As Landscape photographers, we know that capturing reflections of our scene in ponds, pools and rivers is both compelling and addictive and adds depth and interest to our compositions.
One of my favorite images I captured in 2020, was the reflection of a bare white tree in the icy banks of the Merced River in Yosemite. While processing the image I flipped it vertically 180 degrees and realized the image now was even more intriguing. By changing the orientation I changed the viewers assessment of what they were looking at. No longer an upside down refection the way we usually see them, but a complete change of perception and point of view.
MERCED RIVER YOSEMITE
By turning this world upside down, what was expected now becomes a surreal and an artistic echo of the original scene. Taking a simple idea and creating a compelling image.
Planning a well composed and and focused reflection is not always as simple as is "appears on the surface" (pun intended)
Usually in landscape images we are tack sharp in the foreground and focus tends to get softer as we go into the scene. When flipping an image, that slightly out of focus portion is now the foreground. Keep that in mind. It can still work very well in this abstract approach but sometimes can appear a bit odd.
OK...here's the geeky Bit
The reflection DOES NOT live on the surface of the water.
So when focusing
Only the subject is in focus OR only the reflection is in focus.
If both the subject and reflection are far away and your shooting with the narrow aperture then both the subject and its reflection are in focus.
A reflection is always farther away from your camera than your subject is.
The distance the camera needs to focus on to get a reflection in focus is equal to the distance from your camera to your subject PLUS the distance from the subject to the reflective surface.
TWO JACK LAKE
Hyperfocal and depth of field come into play. If the subject is further away from the reflecting surface, objects closer to it will be more out of focus.
You need to follow light through its entire optical path up until it enters the lens. Even though an image appears to be on the surface, it is in fact far from it.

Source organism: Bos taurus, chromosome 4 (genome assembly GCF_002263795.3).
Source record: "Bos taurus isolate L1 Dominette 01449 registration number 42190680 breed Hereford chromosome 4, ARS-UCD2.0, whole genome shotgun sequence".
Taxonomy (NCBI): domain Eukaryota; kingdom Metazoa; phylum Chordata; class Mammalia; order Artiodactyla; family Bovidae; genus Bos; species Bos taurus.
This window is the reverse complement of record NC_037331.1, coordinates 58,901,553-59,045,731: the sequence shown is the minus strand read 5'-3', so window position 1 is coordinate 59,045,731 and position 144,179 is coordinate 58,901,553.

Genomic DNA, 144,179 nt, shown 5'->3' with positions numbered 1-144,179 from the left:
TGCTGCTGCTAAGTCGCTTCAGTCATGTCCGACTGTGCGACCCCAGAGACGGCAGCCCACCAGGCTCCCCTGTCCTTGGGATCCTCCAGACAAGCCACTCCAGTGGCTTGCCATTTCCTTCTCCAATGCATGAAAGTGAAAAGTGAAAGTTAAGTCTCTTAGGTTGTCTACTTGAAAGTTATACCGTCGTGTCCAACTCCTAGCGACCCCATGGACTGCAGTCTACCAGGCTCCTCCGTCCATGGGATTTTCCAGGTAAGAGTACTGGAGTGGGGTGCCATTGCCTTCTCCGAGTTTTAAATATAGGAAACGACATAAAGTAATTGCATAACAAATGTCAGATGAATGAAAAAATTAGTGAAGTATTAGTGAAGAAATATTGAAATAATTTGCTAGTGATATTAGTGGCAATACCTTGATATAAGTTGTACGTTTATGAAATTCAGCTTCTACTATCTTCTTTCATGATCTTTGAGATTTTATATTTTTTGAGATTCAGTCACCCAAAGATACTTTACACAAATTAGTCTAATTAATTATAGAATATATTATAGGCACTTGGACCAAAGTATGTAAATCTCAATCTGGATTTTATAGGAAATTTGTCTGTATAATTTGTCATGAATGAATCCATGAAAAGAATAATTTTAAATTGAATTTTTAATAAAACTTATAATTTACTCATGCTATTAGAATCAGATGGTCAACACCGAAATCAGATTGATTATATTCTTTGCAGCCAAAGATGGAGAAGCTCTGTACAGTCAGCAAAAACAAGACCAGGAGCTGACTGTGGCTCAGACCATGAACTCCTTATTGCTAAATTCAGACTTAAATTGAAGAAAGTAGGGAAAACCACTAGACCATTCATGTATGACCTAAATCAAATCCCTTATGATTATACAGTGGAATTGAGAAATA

The light from a reflection is actually traveling to the surface, then from the surface to the lens.
If you measure only to the water, you will focus on the surface, but not necessarily the subject reflected within it.
Your best bet to get both your subject and its reflection in focus is to use as small an aperture as possible. This increases the depth of field, which means that a greater range of distance from your camera will be visible. However, if your reflection and subject a close to the camera your safest bet is to take one to focus on the reflection and one for the surrounding areas.
If you want the whole reflection evenly focused use a narrow aperture like f/16. Conversely, if you want an ethereal softer look open up to 2.8 and decide what in that reflection you want in focus.
I use manual focus to make sure the parts of the image I wants to emphasize are sharp. Is it the leaves on the surface of the water or the reflection of the tree? Auto focus may produce some interesting but unintended results.
OWENS LAKE CA
A polarizer can be useful for reducing glare. Although we usually use them to remove reflections , just rotate the filter slightly, to reduce the glare but leave your reflection intact. Often when using a polarizer I will take a series of shots at various strengths. I may apply greater polarization in one part of the image and less in another, plus it gives me more options in the final process.